Asked in Democracy

What are characteristics of democracies?

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• Democracy is government in which power and civic responsibility are exercised by all adult citizens, directly, or through their freely elected representatives. • Democracy rests upon the principles of majority rule and individual rights. Democracies guard against all-powerful central governments and decentralize government to regional and local levels, understanding that all levels of government must be as accessible and responsive to the people as possible. • Democracies understand that one of their prime functions is to protect such basic human rights as freedom of speech and religion; the right to equal protection under law; and the opportunity to organize and participate fully in the political, economic, and cultural life of society. • Democracies conduct regular free and fair elections open to citizens of voting age. • Citizens in a democracy have not only rights, but also the responsibility to participate in the political system that, in turn, protects their rights and freedoms. • Democratic societies are committed to the values of tolerance, cooperation, and compromise. In the words of Mahatma Gandhi, "Intolerance is itself a form of violence and an obstacle to the growth of a true democratic spirit."
Asked in Democratic Party, Democracy

What is the importance of separation of power in a democratic society?

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Separation of powers between legislatures of government prevents any one legislature from having too much power. For example, before a president is allowed to declare a law, or sign a new bill, the action is first checked by Congress to verify its necessity and intent. Through a system called checks and balances, democracies such as America are able to ensure that each branch, whether it be judicial, executive, or legislative, all share the same amount of power. :)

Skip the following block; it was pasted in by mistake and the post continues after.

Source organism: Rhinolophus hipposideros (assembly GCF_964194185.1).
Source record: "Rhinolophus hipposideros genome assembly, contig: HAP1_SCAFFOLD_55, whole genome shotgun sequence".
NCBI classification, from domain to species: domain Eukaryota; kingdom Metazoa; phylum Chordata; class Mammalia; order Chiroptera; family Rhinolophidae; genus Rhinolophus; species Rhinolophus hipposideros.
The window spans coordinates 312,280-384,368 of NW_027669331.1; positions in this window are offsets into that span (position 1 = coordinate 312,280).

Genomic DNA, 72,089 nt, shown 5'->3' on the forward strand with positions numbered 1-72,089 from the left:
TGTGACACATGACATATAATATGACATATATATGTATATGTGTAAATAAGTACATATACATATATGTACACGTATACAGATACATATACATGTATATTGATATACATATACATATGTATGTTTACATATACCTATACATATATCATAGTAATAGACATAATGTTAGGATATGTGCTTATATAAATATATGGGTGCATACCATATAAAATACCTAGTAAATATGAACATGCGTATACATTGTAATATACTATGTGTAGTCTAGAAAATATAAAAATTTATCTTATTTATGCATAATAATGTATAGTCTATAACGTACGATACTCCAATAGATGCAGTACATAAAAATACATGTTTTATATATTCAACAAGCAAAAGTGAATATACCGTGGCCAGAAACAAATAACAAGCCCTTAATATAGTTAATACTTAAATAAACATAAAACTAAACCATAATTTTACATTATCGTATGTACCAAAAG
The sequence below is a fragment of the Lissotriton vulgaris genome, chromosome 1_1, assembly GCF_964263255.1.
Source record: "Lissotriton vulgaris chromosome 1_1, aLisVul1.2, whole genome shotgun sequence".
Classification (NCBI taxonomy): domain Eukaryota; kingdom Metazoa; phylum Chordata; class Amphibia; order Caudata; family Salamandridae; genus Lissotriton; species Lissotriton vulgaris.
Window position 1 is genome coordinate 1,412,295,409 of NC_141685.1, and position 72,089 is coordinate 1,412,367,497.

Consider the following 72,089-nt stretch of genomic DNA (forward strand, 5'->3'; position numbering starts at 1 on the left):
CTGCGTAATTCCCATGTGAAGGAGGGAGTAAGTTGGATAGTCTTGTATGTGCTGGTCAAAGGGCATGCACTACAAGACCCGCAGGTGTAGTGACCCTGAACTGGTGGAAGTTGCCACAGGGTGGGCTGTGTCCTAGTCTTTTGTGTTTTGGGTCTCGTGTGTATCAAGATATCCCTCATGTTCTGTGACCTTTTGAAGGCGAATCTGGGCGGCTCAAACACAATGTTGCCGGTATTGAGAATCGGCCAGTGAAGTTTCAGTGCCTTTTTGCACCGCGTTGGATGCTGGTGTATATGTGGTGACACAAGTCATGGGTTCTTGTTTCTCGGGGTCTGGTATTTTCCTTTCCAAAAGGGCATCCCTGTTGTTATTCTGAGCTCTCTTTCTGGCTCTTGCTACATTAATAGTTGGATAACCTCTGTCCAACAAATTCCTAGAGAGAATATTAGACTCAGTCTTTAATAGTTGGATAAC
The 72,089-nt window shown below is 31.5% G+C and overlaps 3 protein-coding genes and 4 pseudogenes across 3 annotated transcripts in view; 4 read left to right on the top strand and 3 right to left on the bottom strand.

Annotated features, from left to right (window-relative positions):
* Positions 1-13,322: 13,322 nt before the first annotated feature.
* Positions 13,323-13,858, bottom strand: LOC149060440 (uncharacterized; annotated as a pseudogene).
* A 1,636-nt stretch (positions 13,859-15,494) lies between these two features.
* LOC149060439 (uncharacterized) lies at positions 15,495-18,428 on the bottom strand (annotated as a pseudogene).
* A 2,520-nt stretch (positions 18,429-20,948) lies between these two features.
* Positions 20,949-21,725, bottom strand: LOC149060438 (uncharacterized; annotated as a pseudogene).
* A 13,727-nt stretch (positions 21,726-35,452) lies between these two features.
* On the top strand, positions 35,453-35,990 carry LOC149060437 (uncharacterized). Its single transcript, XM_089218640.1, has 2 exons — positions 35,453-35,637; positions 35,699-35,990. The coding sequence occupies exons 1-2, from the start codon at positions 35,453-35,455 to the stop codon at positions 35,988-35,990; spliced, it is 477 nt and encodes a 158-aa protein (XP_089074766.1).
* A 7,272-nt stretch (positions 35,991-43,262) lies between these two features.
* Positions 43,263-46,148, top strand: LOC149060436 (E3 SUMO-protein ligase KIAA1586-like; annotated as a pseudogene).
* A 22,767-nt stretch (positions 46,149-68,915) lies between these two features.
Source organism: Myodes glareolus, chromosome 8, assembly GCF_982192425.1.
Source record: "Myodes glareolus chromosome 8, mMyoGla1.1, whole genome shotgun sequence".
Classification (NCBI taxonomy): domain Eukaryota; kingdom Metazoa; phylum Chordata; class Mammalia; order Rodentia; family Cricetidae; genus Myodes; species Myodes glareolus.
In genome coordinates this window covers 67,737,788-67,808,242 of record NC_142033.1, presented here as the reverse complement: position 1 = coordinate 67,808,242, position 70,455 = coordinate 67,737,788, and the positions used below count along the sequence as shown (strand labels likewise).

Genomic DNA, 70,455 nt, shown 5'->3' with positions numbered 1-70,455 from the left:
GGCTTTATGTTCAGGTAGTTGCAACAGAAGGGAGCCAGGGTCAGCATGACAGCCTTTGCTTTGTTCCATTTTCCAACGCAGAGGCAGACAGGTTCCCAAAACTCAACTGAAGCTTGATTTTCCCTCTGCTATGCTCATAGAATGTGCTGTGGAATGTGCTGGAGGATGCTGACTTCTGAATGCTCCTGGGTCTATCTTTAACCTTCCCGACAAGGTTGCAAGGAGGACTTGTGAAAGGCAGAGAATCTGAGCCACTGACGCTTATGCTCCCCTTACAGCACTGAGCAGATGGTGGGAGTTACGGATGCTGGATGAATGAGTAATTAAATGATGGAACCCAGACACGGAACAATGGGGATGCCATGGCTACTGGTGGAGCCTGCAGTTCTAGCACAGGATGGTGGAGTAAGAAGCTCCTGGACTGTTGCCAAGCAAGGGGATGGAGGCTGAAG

Asked in Colonial America, Political Theory, Democracy

What features of colonial politics contributed to the development of popular democracy?

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America was founded in the Enlightenment Age giving its ideals a very progressive way of thinking. It was not so much as the political ways of colonial America that gave rise to a democratic republic, because that is truly what America is, but the age in which her founding father's were educated in. when George, Thomas, and John were attaining their degrees of higher education the likes of John Locke were being published on a wide spread basis. These books were read and re read and were tested on by students wanting to become lawyers or politicians in the 17th and 18th centuries. Enlightenment Age philosophers were the first to have their works published widespread and accessible to the masses, the majority of the population whom they strictly addressed in their books. This meant that the young minds of who would become our founding fathers were forever engraved with the beliefs of John Locke. Their idealistic beliefs of natural rights of every man instilled by such men like Locke enpowered them overthrow the oppressive rule of a monarchy and have a government "of the people, by the people and for the people".